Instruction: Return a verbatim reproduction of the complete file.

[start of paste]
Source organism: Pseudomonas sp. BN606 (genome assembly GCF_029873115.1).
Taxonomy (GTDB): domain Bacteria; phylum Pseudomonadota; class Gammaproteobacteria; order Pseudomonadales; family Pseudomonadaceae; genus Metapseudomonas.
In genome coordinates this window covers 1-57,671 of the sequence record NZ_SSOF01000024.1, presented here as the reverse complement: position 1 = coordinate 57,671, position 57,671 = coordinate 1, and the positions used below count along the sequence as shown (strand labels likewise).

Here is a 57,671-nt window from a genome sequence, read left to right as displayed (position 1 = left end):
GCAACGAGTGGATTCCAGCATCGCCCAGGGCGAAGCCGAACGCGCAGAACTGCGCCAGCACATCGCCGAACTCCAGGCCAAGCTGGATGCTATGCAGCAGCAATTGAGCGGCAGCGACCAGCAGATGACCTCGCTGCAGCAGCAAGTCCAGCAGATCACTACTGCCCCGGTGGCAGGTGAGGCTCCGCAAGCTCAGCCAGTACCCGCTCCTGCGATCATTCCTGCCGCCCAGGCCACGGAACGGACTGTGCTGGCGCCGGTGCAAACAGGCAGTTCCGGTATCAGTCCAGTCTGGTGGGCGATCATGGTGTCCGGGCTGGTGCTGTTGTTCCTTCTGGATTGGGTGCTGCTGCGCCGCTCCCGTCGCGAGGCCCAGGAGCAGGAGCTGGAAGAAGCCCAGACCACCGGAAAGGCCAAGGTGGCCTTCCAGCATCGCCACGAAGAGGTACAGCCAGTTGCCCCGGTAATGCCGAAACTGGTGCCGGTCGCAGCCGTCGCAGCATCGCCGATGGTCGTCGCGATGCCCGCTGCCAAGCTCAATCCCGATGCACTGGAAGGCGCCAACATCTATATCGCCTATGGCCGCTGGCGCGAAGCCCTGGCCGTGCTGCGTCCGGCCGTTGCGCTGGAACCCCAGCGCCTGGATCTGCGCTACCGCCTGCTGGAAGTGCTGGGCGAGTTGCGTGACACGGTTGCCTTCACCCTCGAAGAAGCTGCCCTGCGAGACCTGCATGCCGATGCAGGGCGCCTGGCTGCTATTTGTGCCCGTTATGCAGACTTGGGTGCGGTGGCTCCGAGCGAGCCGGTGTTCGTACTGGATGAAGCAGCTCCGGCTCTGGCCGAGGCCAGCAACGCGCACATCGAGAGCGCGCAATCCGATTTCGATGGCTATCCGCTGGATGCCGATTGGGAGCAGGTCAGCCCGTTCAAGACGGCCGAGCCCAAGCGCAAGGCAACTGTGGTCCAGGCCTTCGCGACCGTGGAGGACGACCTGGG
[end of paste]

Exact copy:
Source organism: Pseudomonas sp. BN606 (genome assembly GCF_029873115.1).
Taxonomy (GTDB): domain Bacteria; phylum Pseudomonadota; class Gammaproteobacteria; order Pseudomonadales; family Pseudomonadaceae; genus Metapseudomonas.
In genome coordinates this window covers 1-57,671 of the sequence record NZ_SSOF01000024.1, presented here as the reverse complement: position 1 = coordinate 57,671, position 57,671 = coordinate 1, and the positions used below count along the sequence as shown (strand labels likewise).

Here is a 57,671-nt window from a genome sequence, read left to right as displayed (position 1 = left end):
GCAACGAGTGGATTCCAGCATCGCCCAGGGCGAAGCCGAACGCGCAGAACTGCGCCAGCACATCGCCGAACTCCAGGCCAAGCTGGATGCTATGCAGCAGCAATTGAGCGGCAGCGACCAGCAGATGACCTCGCTGCAGCAGCAAGTCCAGCAGATCACTACTGCCCCGGTGGCAGGTGAGGCTCCGCAAGCTCAGCCAGTACCCGCTCCTGCGATCATTCCTGCCGCCCAGGCCACGGAACGGACTGTGCTGGCGCCGGTGCAAACAGGCAGTTCCGGTATCAGTCCAGTCTGGTGGGCGATCATGGTGTCCGGGCTGGTGCTGTTGTTCCTTCTGGATTGGGTGCTGCTGCGCCGCTCCCGTCGCGAGGCCCAGGAGCAGGAGCTGGAAGAAGCCCAGACCACCGGAAAGGCCAAGGTGGCCTTCCAGCATCGCCACGAAGAGGTACAGCCAGTTGCCCCGGTAATGCCGAAACTGGTGCCGGTCGCAGCCGTCGCAGCATCGCCGATGGTCGTCGCGATGCCCGCTGCCAAGCTCAATCCCGATGCACTGGAAGGCGCCAACATCTATATCGCCTATGGCCGCTGGCGCGAAGCCCTGGCCGTGCTGCGTCCGGCCGTTGCGCTGGAACCCCAGCGCCTGGATCTGCGCTACCGCCTGCTGGAAGTGCTGGGCGAGTTGCGTGACACGGTTGCCTTCACCCTCGAAGAAGCTGCCCTGCGAGACCTGCATGCCGATGCAGGGCGCCTGGCTGCTATTTGTGCCCGTTATGCAGACTTGGGTGCGGTGGCTCCGAGCGAGCCGGTGTTCGTACTGGATGAAGCAGCTCCGGCTCTGGCCGAGGCCAGCAACGCGCACATCGAGAGCGCGCAATCCGATTTCGATGGCTATCCGCTGGATGCCGATTGGGAGCAGGTCAGCCCGTTCAAGACGGCCGAGCCCAAGCGCAAGGCAACTGTGGTCCAGGCCTTCGCGACCGTGGAGGACGACCTGGG